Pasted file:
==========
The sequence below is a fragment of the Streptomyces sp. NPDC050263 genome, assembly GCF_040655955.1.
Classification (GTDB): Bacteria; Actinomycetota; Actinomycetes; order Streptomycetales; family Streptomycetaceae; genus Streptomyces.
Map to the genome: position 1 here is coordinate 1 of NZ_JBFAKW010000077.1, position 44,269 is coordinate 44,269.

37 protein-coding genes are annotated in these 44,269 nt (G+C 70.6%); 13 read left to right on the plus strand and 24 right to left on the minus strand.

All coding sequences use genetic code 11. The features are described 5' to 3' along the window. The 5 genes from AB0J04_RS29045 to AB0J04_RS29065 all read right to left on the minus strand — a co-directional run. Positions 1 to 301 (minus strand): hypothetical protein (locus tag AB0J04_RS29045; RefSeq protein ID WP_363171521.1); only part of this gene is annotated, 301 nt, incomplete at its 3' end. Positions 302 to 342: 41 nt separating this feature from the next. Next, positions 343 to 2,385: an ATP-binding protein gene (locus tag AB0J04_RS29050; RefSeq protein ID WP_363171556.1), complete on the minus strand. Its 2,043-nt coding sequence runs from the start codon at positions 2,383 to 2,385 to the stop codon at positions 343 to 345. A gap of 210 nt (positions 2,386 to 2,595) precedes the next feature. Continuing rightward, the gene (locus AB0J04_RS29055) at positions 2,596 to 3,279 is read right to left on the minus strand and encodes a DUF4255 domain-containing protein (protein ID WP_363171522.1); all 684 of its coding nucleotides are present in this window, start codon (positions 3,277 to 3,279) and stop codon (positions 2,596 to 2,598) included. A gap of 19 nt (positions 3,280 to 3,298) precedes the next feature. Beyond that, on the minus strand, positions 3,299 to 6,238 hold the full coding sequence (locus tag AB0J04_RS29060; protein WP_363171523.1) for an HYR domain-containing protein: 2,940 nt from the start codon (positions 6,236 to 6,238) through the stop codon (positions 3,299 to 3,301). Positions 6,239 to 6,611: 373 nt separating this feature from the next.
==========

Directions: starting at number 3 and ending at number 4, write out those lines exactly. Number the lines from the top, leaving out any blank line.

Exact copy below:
Map to the genome: position 1 here is coordinate 1 of NZ_JBFAKW010000077.1, position 44,269 is coordinate 44,269.

37 protein-coding genes are annotated in these 44,269 nt (G+C 70.6%); 13 read left to right on the plus strand and 24 right to left on the minus strand.